Who was Sophia Barnet?
She’s definitely not the soulful young woman on the card, kept in this old book, which is of a late Millais painting, The Disciple. The model here is thought to be Mary Lloyd, or an imaginary woman inspired by her classical looks.
Mary was born c. 1863, in Shropshire, the daughter of a once wealthy but later bankrupt country squire. Making the move to London, she took up modelling towards the end of an era for the Pre-Raphaelites and classically inspired historical painting.
Whistler and Sickert were already ‘flinging and pot of paint in the public’s face’ and making grunge look good.
Catching up with the seventy-year-old Mary in 1933, the Sunday Express described her as the model ‘who had the face of an angel but outlived her luck’.
Portrait of a lady that Sophia kept in the book
But coming back to Sophia, my starting point is that she was presented with this copy of Cranford for regular attendance in the Senior Department of Greenside Council School, Pudsey, near Leeds.
I suspect that she might have ended her days somewhere near Wakefield as I came across this book in a secondhand shop in Horbury in the early 1970s.
A search on Ancestry.co.uk reveals that in 1904 Sophia would have been then ten years old and that her father was a platelayer on the Great Northern Railway.
Seven years later, in the 1911 census, she’s recorded as working as a worsted mender (worsted is a closely woven woollen cloth with no nap) but to judge by the clippings that she kept in her book, she had aspirations and dreams.
Sutro and Smiler
Edwardian fashion plate
The book is a little time capsule as, in addition to the Millais print, Sophia (I assume it was Sophia) has folded a handful of magazine and newspaper cuttings between it’s pages.
Future generations won’t get that if they ever come across a copy digital book treasured by an ancestor!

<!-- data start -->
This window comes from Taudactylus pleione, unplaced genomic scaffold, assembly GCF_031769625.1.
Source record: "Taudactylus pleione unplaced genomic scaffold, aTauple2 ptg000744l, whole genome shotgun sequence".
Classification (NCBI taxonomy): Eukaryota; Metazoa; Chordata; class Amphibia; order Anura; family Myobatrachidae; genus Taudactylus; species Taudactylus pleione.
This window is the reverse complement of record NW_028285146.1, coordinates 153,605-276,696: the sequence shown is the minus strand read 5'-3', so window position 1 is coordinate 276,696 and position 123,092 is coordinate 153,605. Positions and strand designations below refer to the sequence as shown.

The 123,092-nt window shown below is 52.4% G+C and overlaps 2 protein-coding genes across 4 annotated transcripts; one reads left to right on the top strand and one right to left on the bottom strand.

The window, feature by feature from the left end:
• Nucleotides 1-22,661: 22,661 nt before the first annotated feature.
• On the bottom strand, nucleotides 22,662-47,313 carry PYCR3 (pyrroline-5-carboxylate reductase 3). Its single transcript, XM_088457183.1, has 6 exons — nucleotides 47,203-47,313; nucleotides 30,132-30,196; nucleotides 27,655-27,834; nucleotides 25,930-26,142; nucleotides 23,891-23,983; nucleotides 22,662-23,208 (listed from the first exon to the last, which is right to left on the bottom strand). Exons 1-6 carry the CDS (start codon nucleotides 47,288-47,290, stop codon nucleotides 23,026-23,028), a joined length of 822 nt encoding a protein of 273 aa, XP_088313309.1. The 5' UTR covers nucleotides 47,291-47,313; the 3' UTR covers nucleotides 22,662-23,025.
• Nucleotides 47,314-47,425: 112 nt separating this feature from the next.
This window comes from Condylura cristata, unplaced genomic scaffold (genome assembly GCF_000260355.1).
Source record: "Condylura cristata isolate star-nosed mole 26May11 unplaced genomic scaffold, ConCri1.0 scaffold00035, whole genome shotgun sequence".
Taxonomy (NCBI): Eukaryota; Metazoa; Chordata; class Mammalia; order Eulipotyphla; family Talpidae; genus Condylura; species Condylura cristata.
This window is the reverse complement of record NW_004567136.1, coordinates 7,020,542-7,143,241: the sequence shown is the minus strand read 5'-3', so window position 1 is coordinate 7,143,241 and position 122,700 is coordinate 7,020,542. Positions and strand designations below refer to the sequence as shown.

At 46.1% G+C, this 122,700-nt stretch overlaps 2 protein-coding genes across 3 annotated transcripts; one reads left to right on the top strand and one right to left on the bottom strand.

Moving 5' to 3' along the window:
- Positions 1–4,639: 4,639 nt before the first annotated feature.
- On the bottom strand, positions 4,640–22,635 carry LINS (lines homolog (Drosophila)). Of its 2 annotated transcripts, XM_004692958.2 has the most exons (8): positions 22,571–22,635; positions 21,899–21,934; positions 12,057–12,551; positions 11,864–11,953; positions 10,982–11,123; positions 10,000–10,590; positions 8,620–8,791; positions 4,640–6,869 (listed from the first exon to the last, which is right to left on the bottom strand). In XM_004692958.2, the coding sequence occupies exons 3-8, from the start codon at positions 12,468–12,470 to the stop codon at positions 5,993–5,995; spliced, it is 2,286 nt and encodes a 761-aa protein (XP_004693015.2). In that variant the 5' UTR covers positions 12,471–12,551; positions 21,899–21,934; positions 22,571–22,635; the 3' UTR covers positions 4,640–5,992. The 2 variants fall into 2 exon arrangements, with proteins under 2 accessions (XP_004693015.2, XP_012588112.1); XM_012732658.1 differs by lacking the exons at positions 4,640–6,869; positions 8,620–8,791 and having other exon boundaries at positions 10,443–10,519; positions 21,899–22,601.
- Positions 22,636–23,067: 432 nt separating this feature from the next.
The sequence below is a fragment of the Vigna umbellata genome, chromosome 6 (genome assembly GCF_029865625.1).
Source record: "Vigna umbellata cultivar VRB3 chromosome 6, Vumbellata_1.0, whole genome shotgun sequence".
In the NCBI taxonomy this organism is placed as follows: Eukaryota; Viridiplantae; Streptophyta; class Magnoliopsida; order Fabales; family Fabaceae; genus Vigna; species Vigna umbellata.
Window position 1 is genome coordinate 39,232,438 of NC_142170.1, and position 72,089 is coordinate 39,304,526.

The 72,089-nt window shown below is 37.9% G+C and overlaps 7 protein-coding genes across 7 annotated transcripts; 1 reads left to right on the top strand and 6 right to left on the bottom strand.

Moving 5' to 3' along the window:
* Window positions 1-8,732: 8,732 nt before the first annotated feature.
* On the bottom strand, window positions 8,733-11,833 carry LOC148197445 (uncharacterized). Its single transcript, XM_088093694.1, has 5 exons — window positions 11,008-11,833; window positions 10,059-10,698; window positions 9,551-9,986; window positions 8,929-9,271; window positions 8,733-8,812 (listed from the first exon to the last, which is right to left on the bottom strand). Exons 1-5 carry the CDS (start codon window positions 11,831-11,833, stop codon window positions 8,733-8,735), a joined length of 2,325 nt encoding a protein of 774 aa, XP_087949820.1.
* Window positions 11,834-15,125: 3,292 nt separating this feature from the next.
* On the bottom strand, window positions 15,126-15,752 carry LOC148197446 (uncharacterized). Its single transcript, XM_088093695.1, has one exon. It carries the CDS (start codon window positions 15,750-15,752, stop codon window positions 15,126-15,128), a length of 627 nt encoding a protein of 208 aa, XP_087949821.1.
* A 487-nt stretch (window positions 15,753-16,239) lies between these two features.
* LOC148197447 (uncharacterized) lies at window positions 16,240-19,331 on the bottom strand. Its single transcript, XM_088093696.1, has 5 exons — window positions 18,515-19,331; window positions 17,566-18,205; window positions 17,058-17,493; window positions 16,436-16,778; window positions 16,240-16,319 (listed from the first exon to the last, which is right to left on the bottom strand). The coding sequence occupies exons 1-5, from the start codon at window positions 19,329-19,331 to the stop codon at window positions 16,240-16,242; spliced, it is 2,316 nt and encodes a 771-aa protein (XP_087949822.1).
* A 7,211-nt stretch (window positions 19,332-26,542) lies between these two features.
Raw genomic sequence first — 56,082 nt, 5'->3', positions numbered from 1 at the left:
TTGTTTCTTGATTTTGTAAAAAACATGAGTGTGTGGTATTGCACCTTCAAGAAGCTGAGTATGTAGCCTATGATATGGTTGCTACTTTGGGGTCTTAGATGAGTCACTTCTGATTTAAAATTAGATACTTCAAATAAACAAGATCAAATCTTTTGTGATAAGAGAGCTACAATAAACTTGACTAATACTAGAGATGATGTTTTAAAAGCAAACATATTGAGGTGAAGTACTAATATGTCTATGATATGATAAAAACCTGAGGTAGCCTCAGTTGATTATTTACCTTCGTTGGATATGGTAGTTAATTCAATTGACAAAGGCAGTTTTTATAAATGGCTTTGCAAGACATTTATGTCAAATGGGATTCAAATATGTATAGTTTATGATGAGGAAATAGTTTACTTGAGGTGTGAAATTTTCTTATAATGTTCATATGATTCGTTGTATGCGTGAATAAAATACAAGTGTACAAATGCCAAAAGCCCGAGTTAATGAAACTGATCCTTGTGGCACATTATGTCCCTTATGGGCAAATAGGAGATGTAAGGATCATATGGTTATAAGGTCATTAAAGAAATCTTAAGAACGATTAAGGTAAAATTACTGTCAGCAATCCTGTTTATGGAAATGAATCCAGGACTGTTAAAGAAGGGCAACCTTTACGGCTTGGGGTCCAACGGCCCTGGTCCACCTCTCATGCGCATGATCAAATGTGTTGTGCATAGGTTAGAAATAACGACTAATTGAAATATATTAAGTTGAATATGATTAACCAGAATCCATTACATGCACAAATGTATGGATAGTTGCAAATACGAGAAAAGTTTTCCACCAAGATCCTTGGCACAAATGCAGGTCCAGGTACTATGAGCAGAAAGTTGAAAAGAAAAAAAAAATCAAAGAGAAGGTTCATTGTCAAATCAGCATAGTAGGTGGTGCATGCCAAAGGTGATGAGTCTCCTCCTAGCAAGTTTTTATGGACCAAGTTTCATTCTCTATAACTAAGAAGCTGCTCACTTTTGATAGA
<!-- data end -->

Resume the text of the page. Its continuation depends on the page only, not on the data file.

There are Edwardian fashions, an elegant interior and an illustration from a children’s book, subjects that you might expect a young woman to take a passing interest in, but then there are the odd items, like this portrait of mayor of Chicago Adolph Sutro, famed for his tunnel building scheme.
How did he get in there?
This portrait of Sutro reminds me of Paget’s illustrations of the clients who called on Sherlock Holmes at 221b!
And I wonder what especially tickled her about this single panel from an early comic strip which features a character called Smiler, who looks as if he’s stepped out of a music hall act or an early silent film.
The kangaroo has hopped into Sophia’s selection by accident; he’s on the reverse side of the Rackamesque illustration (below) of the children coming across the fairies.
Hoppy Chivers and the ‘Peace Crank’
We’re three years into the horrors of World War I and on the reverse of the Smiler cartoon is something altogether more disconcerting; the last few paragraphs of a ‘Hoppy Chivers yarn’, in which Hoppy and his chum chase a ‘peace crank’ who falls head-first into a lake, swallowing ‘two gallons of water and twenty-nine tiddlers’.
‘. . . we’ve got the Huns whacked!’ says Hoppy’s pal Archie. ‘It’s only really ignorant clods, like this chap we’ve come after, who don’t know the truth. They haven’t got the pluck of worms. Anyway, we’ll soon finish off this idiot.’
There’s a happy ending of sorts; the ‘peace crank’ runs to the nearest recruiting office and signs up immediately.
She also clipped this item from the newspaper. The German aviator looks very much like the portrait of Sutro.
Sophia would then have been 21 years old. In the days before boys bands with their extravagant hair styles, perhaps she thought those goatee beards looked pretty cool! The leather jacket gives him a certain rock and roll credibility too.
In Search of Fairies
Children coming across fairies in the wood might seem a bit far-fetched to appeal to a young woman in the middle of the a world war but 1917 is when Elsie Wright, 16, and her cousin Frances Griffiths, 9, first photographed fairies at the bottom of their garden at Cottingley, just eight miles from Sophia’s home in Fartown, Pudsey.
The photographs were made public in 1919 and in an article in the Strand magazine for Christmas 1920 Sir Arthur Conan Doyle declared them genuine. It wasn’t until the 1980s that the cousins admitted that they were faked.
A Dream of Lamb’s
One final clipping, the elegant interior, which might illustrate an article about Lamb’s Club, New York, as a photograph of its facade appears on the reverse.
It would be a perfect setting for Margaret Dumont’s character in the Marx Brother’s films, the society lady who was the butt of so many of Groucho’s put-downs;
‘I could dance with you till the cows come home!
Better still, I’ll dance with cows and you come home.’
But in Sophia’s day, this interior wouldn’t be seen as so stuffy and elitist, not compared with the heavy Victorian styles that preceded it. It was the latest word in fashion and I’m not surprised, as she worked in a mill in Pudsey mending worsted cloth, that she seized upon these photographs in some American magazine she’d come across as a window on another, more elegant, world.